The great hurrah about wild animals is that they exist at all, and the greater hurrah is the actual moment of seeing them.  Because they have a nice dignity, and prefer to have nothing to do with me, not even as the simple objects of my vision.  They show me by their very wariness what a prize it is simply to open my eyes and behold. (195)

Like the plant, I will persevere.  I'm even eschewing work tonight in favor of book.  I'm sure I will regret it later, but for now, there are a few words I'd like to read by the light of an ordinary bedside lamp.


A Semi-Accidental Pilgrimage

I started reading Pilgrim at Tinker Creek last year after my friend Dodd called it one of the pivotal books in her life.  As I've so often commented before, I'm supremely interested in those books that change a person, so this one seemed like a great choice for me.  Unfortunately, I started reading it at the precise moment I had to read several novels to make selections for class, which left it momentarily waylaid.  For one reason or another (I have no idea why), I never returned to it, so it has languished at my bedside all these long months with no apparent care or interest from me.  The other night after finishing that Lotus thing, I didn't have the energy to pick a new one, so I went to bed and just grabbed up the Dillard as an afterthought.  And what an afterthought it has been.  I'm practically swooning over her words - the seemingly effortless way she takes in and returns to us these amazingly quiet experiences.  I know - I know - it is not effortless, that craft takes time, sweat, and discipline.  But she has so successfully let us into her head that it feels as though she is merely transcribing the literal thoughts she would have in the moment.  I am humbled not only by her skill; I am also being quieted by her careful attention, reminded that I, too, have things to see and feel and experience in this wide world.  Unfortunately, I do not have much discipline, so don't count on me for the beautiful or profound.  Like this:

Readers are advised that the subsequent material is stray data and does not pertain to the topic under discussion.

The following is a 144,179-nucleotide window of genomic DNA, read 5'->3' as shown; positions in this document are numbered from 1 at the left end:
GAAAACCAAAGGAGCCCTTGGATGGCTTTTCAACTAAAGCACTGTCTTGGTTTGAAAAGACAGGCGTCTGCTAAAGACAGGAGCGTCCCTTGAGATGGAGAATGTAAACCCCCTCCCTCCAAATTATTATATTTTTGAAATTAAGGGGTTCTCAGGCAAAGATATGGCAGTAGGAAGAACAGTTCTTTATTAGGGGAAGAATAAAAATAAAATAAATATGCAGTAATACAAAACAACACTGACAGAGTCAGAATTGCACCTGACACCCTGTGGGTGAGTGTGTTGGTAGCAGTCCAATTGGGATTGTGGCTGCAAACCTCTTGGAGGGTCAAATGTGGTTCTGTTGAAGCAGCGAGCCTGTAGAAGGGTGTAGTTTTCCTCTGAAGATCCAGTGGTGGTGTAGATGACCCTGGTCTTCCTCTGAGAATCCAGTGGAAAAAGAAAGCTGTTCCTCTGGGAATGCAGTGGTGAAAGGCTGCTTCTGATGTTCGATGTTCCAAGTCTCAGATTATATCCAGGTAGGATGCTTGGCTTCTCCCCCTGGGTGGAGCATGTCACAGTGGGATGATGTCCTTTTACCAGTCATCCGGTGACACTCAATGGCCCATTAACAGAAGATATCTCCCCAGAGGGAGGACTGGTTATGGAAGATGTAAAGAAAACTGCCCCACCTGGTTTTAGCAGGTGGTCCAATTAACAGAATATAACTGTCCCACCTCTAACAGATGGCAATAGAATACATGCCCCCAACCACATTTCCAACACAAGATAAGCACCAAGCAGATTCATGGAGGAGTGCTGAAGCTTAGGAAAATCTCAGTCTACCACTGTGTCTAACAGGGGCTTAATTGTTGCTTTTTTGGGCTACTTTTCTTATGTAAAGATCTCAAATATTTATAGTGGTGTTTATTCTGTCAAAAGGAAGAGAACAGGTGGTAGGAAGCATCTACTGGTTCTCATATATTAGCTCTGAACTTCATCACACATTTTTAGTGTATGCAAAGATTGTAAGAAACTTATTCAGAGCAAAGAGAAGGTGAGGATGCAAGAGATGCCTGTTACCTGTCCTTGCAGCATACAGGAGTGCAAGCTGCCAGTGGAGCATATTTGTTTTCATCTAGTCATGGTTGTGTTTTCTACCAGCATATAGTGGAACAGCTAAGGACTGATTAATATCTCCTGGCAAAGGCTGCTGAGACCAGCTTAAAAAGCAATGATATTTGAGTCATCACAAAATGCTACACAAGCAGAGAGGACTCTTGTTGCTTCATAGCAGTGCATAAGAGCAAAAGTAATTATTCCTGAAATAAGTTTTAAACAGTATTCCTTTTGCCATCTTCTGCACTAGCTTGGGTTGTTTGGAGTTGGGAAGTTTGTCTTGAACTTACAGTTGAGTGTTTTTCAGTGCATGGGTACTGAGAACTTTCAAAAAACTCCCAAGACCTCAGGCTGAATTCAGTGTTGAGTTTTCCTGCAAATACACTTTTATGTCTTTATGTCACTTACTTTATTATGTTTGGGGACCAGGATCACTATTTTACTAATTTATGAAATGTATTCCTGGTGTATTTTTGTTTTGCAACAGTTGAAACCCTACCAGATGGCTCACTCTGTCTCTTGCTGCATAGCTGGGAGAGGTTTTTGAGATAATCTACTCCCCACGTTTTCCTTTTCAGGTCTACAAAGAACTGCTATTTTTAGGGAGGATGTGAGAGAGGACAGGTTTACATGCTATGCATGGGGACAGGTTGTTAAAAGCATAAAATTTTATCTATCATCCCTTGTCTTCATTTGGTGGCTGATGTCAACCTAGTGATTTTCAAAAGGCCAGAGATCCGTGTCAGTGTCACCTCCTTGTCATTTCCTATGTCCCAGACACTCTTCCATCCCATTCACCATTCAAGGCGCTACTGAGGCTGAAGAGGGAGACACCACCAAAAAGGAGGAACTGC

This afternoon I watched a chickadee swooping and dangling high in a tulip tree.  It seemed astonishingly heated and congealed, as though a giant pair of hands had scooped a skyful of molecules and squeezed it like a snowball to produce this fireball, this feeding, flying, warm solid bit. (49)

Or this:

Then one day . . . I saw the tree with the lights in it.  I saw the backyard cedar where the mourning doves roost charged and transfigured, each cell buzzing with flame.  I stood on the grass with the lights in it, grass that was wholly fire, utterly focused and utterly dreamed.  It was less like seeing than like being for the first time seen, knocked breathless by a powerful glance. (36)

One final (although it was an early one in the reading) thought:

Mountains are giant, restful, absorbent.  You can heave your spirit into a mountain and the mountain will keep it, folded, and not throw it back as some creeks will.  The creeks are the world with all its stimulus and beauty; I live there.  But the mountains are home. (5)